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Valerio v. United States

United States District Court, D. New Jersey

September 9, 2019

JEREMY D. VALERIO, Petitioner,
v.
UNITED STATES OF AMERICA, Respondent.

          OPINION

          Renée Marie Bumb United States District Judge.

         I. INTRODUCTION

         Jeremy D. Valerio (“Petitioner”) moves to vacate, correct, or set aside his federal sentence pursuant to 28 U.S.C. § 2255. (ECF Nos. 1, 3.) The United States of America (“Respondent”) opposes the motion. (ECF No. 7.) Petitioner timely filed a reply brief. (ECF No. 8). For the reasons discussed herein, the Court will dismiss Petitioner's motion as time-barred. No. certificate of appealability shall issue.

         II. BACKGROUND

         On June 26, 2003, Petitioner pled guilty to conspiracy to discharge an explosive bomb during a drug trafficking crime in violation of 18 U.S.C. § 924(o) and discharging an explosive bomb during a drug trafficking crime in violation of 18 U.S.C. § 924(c)(1)(A)(iii). (ECF No. 3 at 2.) At sentencing, the Court determined that Petitioner had two prior New Jersey convictions that constituted “crimes of violence.” (Id.) One of those convictions came on June 8, 1993, for Third Degree Burglary under N.J. Stat. Ann. 2C:18-2 and Aggravated Assault-Simple Assault Plus under N.J. Stat. Ann. 2C:12-1b(5). (Id.) The other was a May 6, 1997 conviction for Third Degree Burglary, also under N.J. Stat. Ann. 2C:18-2. (Id.) The Court also determined that the crime for which Petitioner was presently being sentenced constituted a “crime of violence.” (Id.) Therefore, the Court found that Petitioner was a career offender under the then-mandatory Sentencing Guidelines. (Id. at 2-3.) Resultingly, Petitioner's Guideline range was 271 to 308 months' imprisonment. (Id. at 3.) If not for the career offender finding, Petitioner's Guidelines range would have been 171 to 183 months' imprisonment. (Id.) The Court sentenced Petitioner to 271 months' imprisonment. (Id.)

         Petitioner did not file a direct appeal. (ECF No. 7 at 2.) He filed his first § 2255 motion on October 18, 2004, alleging that he received ineffective assistance of counsel during his plea and sentencing proceedings and that his sentence violated the Sixth Amendment under Blakely v. Washington, 542 U.S. 296 (2004). (Id.) The Court denied that motion on November 9, 2005. (Id. at 3.)

         On June 26, 2015, the Supreme Court decided Johnson v. United States. 135 S.Ct. 2551 (2015). Johnson, which will be discussed in more detail below, held that the residual clause of the Armed Career Criminal Act (“ACCA”) was unconstitutionally vague. Id. at 2563. In 2016, the Supreme Court held that Johnson was retroactively applicable on collateral review. Welch v. United States, 136 S.Ct. 1257, 1264 (2016).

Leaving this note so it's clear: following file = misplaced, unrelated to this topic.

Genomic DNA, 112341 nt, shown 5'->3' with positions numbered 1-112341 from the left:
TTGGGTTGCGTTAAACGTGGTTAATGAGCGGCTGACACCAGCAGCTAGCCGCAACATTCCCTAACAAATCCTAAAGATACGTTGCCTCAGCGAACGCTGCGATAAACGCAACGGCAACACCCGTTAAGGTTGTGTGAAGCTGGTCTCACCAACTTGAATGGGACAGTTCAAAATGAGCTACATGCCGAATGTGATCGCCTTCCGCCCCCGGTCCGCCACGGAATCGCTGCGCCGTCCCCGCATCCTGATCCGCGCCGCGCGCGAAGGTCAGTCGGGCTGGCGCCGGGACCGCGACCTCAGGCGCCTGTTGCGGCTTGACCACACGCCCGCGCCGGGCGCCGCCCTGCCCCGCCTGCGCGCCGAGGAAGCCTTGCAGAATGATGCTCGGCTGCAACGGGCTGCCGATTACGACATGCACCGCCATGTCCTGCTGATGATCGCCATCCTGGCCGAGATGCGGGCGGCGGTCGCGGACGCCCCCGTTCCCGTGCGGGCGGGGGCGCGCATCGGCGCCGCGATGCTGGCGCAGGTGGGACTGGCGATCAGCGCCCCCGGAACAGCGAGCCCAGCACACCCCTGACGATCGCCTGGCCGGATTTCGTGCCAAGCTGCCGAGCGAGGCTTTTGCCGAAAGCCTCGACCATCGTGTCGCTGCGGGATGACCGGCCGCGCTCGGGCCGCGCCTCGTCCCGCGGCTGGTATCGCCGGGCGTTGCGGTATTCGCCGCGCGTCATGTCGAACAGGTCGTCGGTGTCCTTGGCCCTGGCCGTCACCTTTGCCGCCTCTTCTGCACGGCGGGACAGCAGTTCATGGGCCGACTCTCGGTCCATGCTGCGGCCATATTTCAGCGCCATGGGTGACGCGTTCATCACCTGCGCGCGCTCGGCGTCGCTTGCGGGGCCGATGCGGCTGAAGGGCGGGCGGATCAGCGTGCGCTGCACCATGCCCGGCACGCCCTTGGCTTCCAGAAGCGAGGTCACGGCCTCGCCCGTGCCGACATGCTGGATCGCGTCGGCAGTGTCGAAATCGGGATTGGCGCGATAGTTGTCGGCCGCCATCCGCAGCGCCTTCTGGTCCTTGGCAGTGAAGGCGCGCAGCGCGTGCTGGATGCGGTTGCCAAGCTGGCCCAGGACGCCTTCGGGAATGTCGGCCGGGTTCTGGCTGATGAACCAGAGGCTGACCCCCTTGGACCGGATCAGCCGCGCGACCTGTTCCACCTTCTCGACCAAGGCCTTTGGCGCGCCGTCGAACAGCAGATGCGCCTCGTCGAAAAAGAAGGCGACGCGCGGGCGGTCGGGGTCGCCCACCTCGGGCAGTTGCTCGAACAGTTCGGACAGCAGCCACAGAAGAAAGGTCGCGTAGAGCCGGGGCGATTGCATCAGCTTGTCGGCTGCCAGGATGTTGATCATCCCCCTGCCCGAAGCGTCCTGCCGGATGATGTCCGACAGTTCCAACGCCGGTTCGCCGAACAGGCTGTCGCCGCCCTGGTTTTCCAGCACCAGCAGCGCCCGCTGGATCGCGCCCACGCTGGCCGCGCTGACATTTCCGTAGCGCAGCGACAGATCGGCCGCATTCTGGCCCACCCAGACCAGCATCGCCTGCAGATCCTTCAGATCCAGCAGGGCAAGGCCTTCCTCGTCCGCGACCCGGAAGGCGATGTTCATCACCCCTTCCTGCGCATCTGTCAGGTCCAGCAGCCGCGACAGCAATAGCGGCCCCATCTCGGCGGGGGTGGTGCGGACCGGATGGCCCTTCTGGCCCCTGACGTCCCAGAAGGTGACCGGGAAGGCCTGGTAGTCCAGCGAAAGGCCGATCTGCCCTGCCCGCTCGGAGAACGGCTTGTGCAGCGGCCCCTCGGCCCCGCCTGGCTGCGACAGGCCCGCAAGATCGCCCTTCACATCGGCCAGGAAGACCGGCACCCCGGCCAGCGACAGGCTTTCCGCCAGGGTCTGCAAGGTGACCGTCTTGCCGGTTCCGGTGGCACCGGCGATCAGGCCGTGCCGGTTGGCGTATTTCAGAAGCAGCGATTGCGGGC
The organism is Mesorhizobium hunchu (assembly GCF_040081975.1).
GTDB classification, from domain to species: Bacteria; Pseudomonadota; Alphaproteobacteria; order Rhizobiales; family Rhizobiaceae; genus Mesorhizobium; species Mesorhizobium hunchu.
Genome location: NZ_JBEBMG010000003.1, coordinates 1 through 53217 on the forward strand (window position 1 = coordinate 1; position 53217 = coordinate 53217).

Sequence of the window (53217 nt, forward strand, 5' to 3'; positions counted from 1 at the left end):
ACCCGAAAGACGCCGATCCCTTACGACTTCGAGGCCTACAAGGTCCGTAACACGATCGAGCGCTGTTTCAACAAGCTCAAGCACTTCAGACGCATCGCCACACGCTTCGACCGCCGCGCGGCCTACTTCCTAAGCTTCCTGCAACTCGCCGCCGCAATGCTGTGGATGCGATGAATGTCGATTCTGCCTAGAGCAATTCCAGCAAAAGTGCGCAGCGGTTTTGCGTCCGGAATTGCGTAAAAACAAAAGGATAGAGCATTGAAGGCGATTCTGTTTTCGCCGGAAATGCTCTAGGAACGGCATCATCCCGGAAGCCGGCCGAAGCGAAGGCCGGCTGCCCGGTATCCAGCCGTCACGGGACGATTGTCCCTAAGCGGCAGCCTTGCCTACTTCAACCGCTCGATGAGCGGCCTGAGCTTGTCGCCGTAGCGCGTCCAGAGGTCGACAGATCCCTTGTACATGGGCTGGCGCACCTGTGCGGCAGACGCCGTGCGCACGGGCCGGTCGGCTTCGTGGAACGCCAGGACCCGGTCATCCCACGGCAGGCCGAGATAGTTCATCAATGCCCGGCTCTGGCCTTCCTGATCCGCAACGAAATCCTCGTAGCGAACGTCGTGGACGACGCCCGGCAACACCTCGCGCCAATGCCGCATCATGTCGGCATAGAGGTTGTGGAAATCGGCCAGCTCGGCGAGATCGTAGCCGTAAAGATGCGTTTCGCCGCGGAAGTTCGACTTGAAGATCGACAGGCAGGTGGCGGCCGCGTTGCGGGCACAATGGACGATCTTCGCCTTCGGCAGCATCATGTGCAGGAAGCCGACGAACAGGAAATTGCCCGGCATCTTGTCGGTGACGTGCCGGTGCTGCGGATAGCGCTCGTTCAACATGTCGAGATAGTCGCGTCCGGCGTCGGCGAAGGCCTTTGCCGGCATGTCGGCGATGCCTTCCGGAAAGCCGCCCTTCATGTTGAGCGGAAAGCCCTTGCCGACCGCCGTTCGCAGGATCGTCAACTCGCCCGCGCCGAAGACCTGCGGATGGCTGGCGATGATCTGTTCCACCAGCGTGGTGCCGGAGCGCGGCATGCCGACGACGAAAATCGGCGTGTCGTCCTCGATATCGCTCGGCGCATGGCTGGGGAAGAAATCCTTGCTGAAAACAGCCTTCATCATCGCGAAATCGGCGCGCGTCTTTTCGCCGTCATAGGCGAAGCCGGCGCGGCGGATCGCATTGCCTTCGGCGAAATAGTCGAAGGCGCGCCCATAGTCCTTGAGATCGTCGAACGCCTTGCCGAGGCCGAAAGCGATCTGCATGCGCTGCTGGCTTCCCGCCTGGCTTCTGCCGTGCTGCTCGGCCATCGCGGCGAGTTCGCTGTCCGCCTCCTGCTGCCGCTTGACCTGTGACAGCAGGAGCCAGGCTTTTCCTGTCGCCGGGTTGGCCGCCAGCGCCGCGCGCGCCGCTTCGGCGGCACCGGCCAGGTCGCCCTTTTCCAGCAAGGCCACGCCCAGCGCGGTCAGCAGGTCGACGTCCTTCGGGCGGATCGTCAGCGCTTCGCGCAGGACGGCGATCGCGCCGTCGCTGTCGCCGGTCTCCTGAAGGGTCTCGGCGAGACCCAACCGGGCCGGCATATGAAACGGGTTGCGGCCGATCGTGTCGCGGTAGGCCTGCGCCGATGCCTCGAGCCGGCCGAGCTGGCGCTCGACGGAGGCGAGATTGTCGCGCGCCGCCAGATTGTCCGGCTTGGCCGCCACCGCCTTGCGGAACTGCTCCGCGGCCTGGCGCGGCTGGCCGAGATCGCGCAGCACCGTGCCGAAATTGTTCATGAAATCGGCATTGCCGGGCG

On May 5, 2016, Petitioner filed an application for leave to file a second or successive § 2255 motion in the Third Circuit Court of Appeals. (ECF No. 1 at 5.) Initially, the Third Circuit stayed Petitioner's case pending further order of the Court. (Id., Attach. 2.) On November 2, 2017, the Third Circuit granted Petitioner permission to file a second or successive § 2255 motion. (ECF No. 3 at 1.) While the application for leave was pending, Petitioner filed the present motion on June 22, 2016. (Id.) Petitioner contends that the motion was timely because it was filed within one year of Johnson, pursuant to 28 U.S.C. § 2255(f)(3). (ECF No. 1 at 26.) For the reasons set out below, the Court rejects Petitioner's argument and dismisses the present motion as time-barred.

         III. STANDARD OF REVIEW

         Section 2255 permits a federal prisoner to attack the validity of their conviction or sentence “upon the ground that [it] was imposed in violation of the Constitution or laws of the United States, or that the court was without jurisdiction to impose such sentence, or that the sentence was in excess of the maximum authorized by law, or is otherwise subject to collateral attack.” 28 U.S.C. § 2255 (2018). The Antiterrorism and Effective Death Penalty Act of 1996 (“AEDPA”) imposes a one-year limitation within which a § 2255 motion must be filed. See id.

         The limitation period shall run from the latest of-

(1) the date on which the judgment of conviction becomes final;
(2) the date on which the impediment to making a motion created by governmental action in violation of the Constitution or laws of the United States is removed, if the movant was prevented from making a motion by such governmental action;
(3) the date on which the right asserted was initially recognized by the Supreme Court, if that right has been newly recognized by the Supreme Court and made retroactively ...

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